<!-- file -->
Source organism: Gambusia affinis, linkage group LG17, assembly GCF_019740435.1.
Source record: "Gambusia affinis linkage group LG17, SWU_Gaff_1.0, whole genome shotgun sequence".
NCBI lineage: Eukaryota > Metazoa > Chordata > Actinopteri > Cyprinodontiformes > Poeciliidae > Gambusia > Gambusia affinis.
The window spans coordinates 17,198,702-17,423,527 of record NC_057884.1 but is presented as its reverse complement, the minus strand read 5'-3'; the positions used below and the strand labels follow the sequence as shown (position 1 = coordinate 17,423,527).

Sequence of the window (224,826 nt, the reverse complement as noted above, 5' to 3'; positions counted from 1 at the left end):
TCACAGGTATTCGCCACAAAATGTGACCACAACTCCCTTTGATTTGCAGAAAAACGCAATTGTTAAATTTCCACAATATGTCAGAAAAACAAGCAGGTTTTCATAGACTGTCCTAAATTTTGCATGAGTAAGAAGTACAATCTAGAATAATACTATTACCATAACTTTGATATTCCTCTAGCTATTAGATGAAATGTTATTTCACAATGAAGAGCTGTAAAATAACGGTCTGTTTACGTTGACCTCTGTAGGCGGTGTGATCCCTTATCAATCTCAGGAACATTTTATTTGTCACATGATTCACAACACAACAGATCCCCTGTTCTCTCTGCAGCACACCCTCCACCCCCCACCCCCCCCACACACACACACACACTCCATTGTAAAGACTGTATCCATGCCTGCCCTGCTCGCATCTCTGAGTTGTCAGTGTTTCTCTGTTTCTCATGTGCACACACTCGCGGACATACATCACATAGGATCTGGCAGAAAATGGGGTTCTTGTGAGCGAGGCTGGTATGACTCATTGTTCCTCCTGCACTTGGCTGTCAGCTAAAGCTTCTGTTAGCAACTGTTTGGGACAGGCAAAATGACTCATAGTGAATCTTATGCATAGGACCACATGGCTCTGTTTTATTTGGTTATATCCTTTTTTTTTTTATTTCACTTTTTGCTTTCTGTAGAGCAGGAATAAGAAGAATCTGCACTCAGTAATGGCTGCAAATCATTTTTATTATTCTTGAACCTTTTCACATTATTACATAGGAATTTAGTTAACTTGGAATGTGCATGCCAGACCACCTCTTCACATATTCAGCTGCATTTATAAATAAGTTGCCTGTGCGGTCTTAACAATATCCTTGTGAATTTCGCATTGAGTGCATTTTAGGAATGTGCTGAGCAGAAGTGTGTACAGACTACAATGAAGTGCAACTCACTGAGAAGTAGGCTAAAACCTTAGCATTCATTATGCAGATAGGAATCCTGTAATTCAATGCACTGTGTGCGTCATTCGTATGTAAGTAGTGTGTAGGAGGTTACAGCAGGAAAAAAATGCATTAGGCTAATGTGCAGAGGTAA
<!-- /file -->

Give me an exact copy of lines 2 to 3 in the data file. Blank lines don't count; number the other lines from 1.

Source record: "Gambusia affinis linkage group LG17, SWU_Gaff_1.0, whole genome shotgun sequence".
NCBI lineage: Eukaryota > Metazoa > Chordata > Actinopteri > Cyprinodontiformes > Poeciliidae > Gambusia > Gambusia affinis.